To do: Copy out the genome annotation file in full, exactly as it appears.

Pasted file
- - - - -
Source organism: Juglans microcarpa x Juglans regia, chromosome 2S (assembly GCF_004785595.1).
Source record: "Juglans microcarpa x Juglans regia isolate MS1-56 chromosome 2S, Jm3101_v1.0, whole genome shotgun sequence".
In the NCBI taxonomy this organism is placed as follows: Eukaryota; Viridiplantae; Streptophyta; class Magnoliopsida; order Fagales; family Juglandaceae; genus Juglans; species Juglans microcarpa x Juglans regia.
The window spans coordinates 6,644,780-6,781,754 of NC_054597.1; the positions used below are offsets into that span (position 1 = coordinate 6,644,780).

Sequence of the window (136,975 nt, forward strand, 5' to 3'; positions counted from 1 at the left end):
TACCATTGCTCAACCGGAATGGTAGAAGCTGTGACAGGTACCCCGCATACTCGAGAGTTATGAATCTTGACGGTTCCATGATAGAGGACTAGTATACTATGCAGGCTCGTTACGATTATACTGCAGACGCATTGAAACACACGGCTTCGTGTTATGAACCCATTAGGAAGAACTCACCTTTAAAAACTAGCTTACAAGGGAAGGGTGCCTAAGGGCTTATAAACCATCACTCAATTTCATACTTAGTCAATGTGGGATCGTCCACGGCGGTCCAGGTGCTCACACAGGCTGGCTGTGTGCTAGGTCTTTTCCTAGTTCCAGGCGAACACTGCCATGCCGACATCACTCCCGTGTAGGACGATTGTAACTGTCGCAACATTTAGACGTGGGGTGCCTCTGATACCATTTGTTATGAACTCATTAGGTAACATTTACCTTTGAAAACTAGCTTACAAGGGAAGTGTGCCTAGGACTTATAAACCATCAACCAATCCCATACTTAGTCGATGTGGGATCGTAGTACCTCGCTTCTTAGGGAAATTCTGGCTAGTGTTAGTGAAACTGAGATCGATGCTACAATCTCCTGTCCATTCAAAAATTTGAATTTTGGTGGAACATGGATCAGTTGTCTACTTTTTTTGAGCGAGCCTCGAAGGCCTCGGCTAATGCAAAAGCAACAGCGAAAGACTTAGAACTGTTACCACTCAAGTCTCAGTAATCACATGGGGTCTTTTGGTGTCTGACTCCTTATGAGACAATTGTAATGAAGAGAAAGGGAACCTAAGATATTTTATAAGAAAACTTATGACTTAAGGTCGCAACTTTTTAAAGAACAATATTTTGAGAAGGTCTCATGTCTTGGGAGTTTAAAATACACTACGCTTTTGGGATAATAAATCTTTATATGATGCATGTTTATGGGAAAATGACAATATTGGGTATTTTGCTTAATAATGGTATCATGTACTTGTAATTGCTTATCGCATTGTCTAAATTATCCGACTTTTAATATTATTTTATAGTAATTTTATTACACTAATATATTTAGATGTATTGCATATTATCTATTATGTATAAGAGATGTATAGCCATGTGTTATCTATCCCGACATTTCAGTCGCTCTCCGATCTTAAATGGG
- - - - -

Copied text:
Source organism: Juglans microcarpa x Juglans regia, chromosome 2S (assembly GCF_004785595.1).
Source record: "Juglans microcarpa x Juglans regia isolate MS1-56 chromosome 2S, Jm3101_v1.0, whole genome shotgun sequence".
In the NCBI taxonomy this organism is placed as follows: Eukaryota; Viridiplantae; Streptophyta; class Magnoliopsida; order Fagales; family Juglandaceae; genus Juglans; species Juglans microcarpa x Juglans regia.
The window spans coordinates 6,644,780-6,781,754 of NC_054597.1; the positions used below are offsets into that span (position 1 = coordinate 6,644,780).

Sequence of the window (136,975 nt, forward strand, 5' to 3'; positions counted from 1 at the left end):
TACCATTGCTCAACCGGAATGGTAGAAGCTGTGACAGGTACCCCGCATACTCGAGAGTTATGAATCTTGACGGTTCCATGATAGAGGACTAGTATACTATGCAGGCTCGTTACGATTATACTGCAGACGCATTGAAACACACGGCTTCGTGTTATGAACCCATTAGGAAGAACTCACCTTTAAAAACTAGCTTACAAGGGAAGGGTGCCTAAGGGCTTATAAACCATCACTCAATTTCATACTTAGTCAATGTGGGATCGTCCACGGCGGTCCAGGTGCTCACACAGGCTGGCTGTGTGCTAGGTCTTTTCCTAGTTCCAGGCGAACACTGCCATGCCGACATCACTCCCGTGTAGGACGATTGTAACTGTCGCAACATTTAGACGTGGGGTGCCTCTGATACCATTTGTTATGAACTCATTAGGTAACATTTACCTTTGAAAACTAGCTTACAAGGGAAGTGTGCCTAGGACTTATAAACCATCAACCAATCCCATACTTAGTCGATGTGGGATCGTAGTACCTCGCTTCTTAGGGAAATTCTGGCTAGTGTTAGTGAAACTGAGATCGATGCTACAATCTCCTGTCCATTCAAAAATTTGAATTTTGGTGGAACATGGATCAGTTGTCTACTTTTTTTGAGCGAGCCTCGAAGGCCTCGGCTAATGCAAAAGCAACAGCGAAAGACTTAGAACTGTTACCACTCAAGTCTCAGTAATCACATGGGGTCTTTTGGTGTCTGACTCCTTATGAGACAATTGTAATGAAGAGAAAGGGAACCTAAGATATTTTATAAGAAAACTTATGACTTAAGGTCGCAACTTTTTAAAGAACAATATTTTGAGAAGGTCTCATGTCTTGGGAGTTTAAAATACACTACGCTTTTGGGATAATAAATCTTTATATGATGCATGTTTATGGGAAAATGACAATATTGGGTATTTTGCTTAATAATGGTATCATGTACTTGTAATTGCTTATCGCATTGTCTAAATTATCCGACTTTTAATATTATTTTATAGTAATTTTATTACACTAATATATTTAGATGTATTGCATATTATCTATTATGTATAAGAGATGTATAGCCATGTGTTATCTATCCCGACATTTCAGTCGCTCTCCGATCTTAAATGGG